The former Ukrainian Ambassador to Belarus, Ihor Kyzym, has revealed that he has been appointed Ambassador-at-Large for Belarus. The diplomat reported this on his Facebook page on Feb. 2
Leaders of the Belarusian democratic movement in exile have welcomed this move while official Kyiv has made no effort to publicize it.
Kyiv Post has previously pointed out the puzzling distancing by the Ukrainian leadership from the Belarusian democratic forces opposed to the despot in Minsk, Russia’s vassal, Aleksandr Lukashenko.
The latter rigged the presidential election in Belarus in August 2020 and has imprisoned close to 2,000 political opponents supporting democracy, the country’s sovereignty and European self-identification.
Kyzym writes: “Recently, many messages have appeared in media networks regarding my new appointment related to relations with Belarusian democratic forces. I want to clarify this issue. By the decision of the Minister of Foreign Affairs, I was appointed Ambassador-at-Large for Belarus. It is obvious that at the moment any issue that concerns Belarus has a “special” character.”
The diplomat does not explain what he means by “special,” and therefore sheds no light on Kyiv’s official position towards Minsk almost two years into Russia’s war against Ukraine, during which Belarus has been used as a staging area for the Kremlin’s military aggression southward.
Kyzym elaborates rather guardedly that his duties will include, “among other things, questions related to the democratic forces of Belarus, as that part of Belarusian society that has opposed the policies of the current leadership of Belarus, especially its support for the Russian aggression against Ukraine.”
The former ambassador was removed from his post in Minsk by the Zelensky administration in June 2022 as strains between Kyiv and Minsk intensified. Nevertheless, the Ukrainian side does not appear to have formally broken diplomatic ties with the Lukashenko regime, which acts as a loyal ally of Russia.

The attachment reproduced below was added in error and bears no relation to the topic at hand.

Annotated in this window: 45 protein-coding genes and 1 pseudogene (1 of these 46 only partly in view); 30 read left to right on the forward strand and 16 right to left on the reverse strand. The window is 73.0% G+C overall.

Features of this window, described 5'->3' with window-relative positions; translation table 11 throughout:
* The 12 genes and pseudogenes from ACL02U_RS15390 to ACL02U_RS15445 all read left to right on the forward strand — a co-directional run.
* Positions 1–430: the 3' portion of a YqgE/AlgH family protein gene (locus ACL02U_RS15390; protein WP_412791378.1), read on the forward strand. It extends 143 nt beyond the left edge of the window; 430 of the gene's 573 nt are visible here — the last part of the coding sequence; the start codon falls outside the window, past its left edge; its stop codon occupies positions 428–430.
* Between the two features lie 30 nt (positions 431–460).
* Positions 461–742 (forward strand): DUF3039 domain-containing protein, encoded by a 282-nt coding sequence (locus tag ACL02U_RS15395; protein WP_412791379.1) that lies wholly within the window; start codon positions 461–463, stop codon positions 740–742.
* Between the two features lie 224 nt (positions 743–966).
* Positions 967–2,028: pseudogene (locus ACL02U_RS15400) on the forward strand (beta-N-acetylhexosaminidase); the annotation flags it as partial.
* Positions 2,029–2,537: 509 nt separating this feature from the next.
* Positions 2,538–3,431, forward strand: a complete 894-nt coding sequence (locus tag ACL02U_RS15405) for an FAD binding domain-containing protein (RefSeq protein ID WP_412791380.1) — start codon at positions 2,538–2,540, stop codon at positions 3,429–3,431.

The leader of the Belarusian democratic opposition, Sviatlana Tsikhanouskaya, who is widely believed to have defeated in the last presidential election in her country and is usually addressed in the West as President-elect of Belarus, wrote on her X site on Feb 3:
“I congratulate Ihor Kyzym on his appointment as 🇺🇦 Ambassador-at-Large to Belarus, responsible for relations with our democratic forces. This is an important & timely decision by FM Dmytro Kuleba. We look forward to working together at this decisive moment for our nations.”
Oddly, neither Kuleba nor his ministry appear to have formally announced Kyzym’s appointment. There is no mention of it on the ministry’s official site.
It is also strange that the foreign minister, not the Ukrainian president, are credited with having taken this step, which the Belarusian democratic opposition would like to interpret as a hand finally being extended to it by official Kyiv.
Tsikhanouskaya and her colleagues in the de facto Belarusian democratic government in exile – the United Transitional Cabinet of Belarus, strongly support Ukraine in its fight against Russian aggression and wish to see a democratic Belarus integrated together with Ukraine in the European Union.
Kyiv Post has also reported on the Belarusian volunteers fighting on Ukraine’s side against the Russian invaders.
The Ukrainian leadership has still to clarify its official position on Belarus as inexplicably it seems to be among the last Western governments to do so.
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